PSC coops 091918

From the dais, Louisiana Public Service Commissioner Foster Campbell, of Bossier Parish, questioned Sept. 19, 2018, Randy Pierce, general manager of DEMCO, on the left at the desk, and lawyer Jim Ellis about compensation received by board members of nonprofit cooperatives that sells electricity to its members. Angered at some of the lucrative benefits part-time board members receive, the PSC ordered an investigation of all 10 electric coops that serve about 900,000 members in rural Louisiana.

High pay and perks at state electric cooperatives are rightly under fire from regulators at the Public Service Commission.

In response, several of the member-owned organizations are going through management shake-ups and renewed attention to rules that may not have been followed concerning perks of board members and staff.

In one case, a north Louisiana co-op serving a mostly poor and rural area had granted a salary of almost $200,000 a year to its president.

The PSC members are rightly outraged at some of what has come to light during often-routine rate adjustment hearings.

As regulars in state politics know, no one does populist rhetoric better than PSC member Foster Campbell: "I'm not going to vote for anything else today until I’ve found out how much these board members are making. How much money are they spending? How many times do they go to Las Vegas? How many times do they go to Washington? ... Take their wives up there, eat big steaks, stay at fancy hotels."

Well, more than they should, certainly.

The state's 10 co-ops provide electricity to about 900,000 rural but also suburban member/customers. The cooperatives are supposed to be nonprofit.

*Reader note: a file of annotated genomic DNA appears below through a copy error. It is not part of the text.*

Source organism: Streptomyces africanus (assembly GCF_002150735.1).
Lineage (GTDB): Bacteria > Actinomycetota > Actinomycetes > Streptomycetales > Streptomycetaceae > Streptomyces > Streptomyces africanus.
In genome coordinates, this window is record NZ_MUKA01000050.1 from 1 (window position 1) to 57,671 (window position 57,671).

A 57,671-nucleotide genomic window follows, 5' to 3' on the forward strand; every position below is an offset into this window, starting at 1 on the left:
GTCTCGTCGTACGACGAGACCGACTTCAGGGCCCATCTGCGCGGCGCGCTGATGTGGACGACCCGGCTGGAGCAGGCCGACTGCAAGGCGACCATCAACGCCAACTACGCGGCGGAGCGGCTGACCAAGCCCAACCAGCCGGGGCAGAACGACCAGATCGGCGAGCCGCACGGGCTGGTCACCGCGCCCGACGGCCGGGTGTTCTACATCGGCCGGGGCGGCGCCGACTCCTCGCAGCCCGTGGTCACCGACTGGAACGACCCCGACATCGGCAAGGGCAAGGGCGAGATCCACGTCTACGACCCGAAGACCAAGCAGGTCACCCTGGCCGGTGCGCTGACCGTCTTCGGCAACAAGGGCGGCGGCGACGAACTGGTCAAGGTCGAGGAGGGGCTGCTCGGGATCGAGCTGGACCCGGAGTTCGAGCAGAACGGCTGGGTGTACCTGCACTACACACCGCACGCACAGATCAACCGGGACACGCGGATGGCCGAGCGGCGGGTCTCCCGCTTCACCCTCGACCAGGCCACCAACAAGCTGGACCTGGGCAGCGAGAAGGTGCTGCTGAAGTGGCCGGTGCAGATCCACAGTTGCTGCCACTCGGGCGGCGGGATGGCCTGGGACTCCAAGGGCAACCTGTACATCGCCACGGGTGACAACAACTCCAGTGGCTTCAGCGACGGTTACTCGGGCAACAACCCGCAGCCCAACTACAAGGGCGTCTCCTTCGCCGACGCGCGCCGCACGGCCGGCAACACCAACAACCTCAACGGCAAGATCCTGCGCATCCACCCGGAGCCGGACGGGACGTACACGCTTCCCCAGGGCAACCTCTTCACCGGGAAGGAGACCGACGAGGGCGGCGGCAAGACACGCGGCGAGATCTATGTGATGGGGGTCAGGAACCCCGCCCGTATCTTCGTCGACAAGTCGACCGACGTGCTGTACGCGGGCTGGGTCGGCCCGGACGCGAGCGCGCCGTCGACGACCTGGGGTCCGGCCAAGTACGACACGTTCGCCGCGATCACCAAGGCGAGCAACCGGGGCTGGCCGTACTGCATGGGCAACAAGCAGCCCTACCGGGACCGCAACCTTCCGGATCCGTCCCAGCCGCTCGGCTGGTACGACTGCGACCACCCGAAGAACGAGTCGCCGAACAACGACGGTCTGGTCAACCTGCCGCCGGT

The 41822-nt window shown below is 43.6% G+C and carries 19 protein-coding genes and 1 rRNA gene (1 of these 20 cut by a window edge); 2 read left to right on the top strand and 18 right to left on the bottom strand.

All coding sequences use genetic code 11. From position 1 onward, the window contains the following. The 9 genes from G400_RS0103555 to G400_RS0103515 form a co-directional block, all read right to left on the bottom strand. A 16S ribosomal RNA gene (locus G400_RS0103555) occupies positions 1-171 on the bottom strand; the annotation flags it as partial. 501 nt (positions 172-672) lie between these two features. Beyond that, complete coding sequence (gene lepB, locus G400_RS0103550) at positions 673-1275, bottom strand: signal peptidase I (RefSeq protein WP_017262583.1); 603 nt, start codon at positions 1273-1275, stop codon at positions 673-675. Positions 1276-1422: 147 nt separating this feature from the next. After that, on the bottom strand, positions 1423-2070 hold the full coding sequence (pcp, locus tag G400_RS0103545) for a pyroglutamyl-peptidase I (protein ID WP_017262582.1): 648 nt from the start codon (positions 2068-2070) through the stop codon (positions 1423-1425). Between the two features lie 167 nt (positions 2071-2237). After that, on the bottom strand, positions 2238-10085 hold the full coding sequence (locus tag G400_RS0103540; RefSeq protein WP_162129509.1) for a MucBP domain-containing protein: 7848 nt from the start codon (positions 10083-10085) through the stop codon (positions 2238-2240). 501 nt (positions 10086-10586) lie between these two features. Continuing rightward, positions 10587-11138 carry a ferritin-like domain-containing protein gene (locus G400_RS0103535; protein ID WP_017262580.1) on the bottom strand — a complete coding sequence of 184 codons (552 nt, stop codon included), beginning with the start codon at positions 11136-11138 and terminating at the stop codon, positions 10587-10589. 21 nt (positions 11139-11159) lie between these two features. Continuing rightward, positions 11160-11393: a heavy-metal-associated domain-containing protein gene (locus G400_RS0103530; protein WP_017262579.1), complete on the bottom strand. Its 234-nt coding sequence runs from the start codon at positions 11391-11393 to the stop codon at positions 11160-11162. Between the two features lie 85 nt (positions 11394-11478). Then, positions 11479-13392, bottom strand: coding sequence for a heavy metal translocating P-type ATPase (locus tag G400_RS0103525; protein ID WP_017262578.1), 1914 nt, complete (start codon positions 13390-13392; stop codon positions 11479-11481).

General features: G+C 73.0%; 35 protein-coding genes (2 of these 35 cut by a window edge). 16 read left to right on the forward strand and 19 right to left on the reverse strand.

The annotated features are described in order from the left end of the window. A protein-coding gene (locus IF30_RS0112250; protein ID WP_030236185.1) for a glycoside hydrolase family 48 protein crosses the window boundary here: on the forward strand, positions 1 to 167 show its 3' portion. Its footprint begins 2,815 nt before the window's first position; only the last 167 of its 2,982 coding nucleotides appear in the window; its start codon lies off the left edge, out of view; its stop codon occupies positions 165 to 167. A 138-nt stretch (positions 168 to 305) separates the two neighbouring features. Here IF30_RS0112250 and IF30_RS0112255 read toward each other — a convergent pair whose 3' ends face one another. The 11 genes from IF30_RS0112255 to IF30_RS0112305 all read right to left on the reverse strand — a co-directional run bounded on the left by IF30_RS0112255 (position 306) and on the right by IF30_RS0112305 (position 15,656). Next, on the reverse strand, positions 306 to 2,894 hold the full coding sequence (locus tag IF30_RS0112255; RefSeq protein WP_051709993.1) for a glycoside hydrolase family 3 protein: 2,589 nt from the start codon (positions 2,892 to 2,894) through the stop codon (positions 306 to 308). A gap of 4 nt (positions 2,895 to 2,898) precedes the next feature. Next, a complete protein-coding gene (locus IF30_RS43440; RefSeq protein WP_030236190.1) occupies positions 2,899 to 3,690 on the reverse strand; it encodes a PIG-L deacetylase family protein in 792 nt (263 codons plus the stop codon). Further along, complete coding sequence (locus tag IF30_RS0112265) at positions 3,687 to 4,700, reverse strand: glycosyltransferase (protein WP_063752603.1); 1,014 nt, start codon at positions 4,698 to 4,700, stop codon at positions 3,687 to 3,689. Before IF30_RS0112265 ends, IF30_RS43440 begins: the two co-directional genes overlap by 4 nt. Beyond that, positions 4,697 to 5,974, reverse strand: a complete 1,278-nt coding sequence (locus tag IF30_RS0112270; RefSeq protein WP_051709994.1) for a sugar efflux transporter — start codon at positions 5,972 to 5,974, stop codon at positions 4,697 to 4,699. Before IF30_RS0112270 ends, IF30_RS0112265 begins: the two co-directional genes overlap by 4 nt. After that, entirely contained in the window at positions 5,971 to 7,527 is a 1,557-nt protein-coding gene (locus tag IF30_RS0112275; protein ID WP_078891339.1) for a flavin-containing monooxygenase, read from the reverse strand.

PSC members heard testimony that some board members make as much as $50,000 per year in per diem payments for attending meetings. Most received an array of benefits that included health, vision and life insurance.

The $255,000 in perks for directors and executives of Pointe Coupee Electric Membership, in suburban Baton Rouge, account for almost two-thirds of the utility's $400,000 "operating margin."

As the PSC members ultimately agreed, some rate hikes may be necessary, but in light of these revelations they are being much more careful about how the members' money is being spent.

Claiborne Electric Co-op., located in one of the nation's poorest counties, turned over the information requested by the PSC only under subpoena. The general manager's $195,992 salary is roughly 15 times the average salary of people living in the four north Louisiana parishes covered, Campbell said. Board members receive $250 each way to drive to Baton Rouge plus meals and hotel for an overnight stay.

The five elected PSC members get $10,000 annually for travel and to attend conferences. That includes staff costs, too.

"We get paid for mileage?" PSC Commissioner Lambert Boissiere III asked to laughter.

"I have never, ever been paid a penny to be on any nonprofit board," said PSC Chairman Eric Skrmetta, of Metairie.

Also under the microscope was Dixie Electric Membership Corp. DEMCO serves more than 100,000 members in Ascension, Livingston and other Baton Rouge suburbs. The co-op reported the results of a monthslong internal audit.

The audit investigated allegations of improper perks between co-op vendors and board members and top executives and found a few instances of improper benefits, though in one case DEMCO officials contended it was unwitting and later paid back.

All this suggests that regulators ought to keep a close eye on these smaller utilities.

'Absolutely disgusting': Investigation launched into high pay, perks at state electric co-ops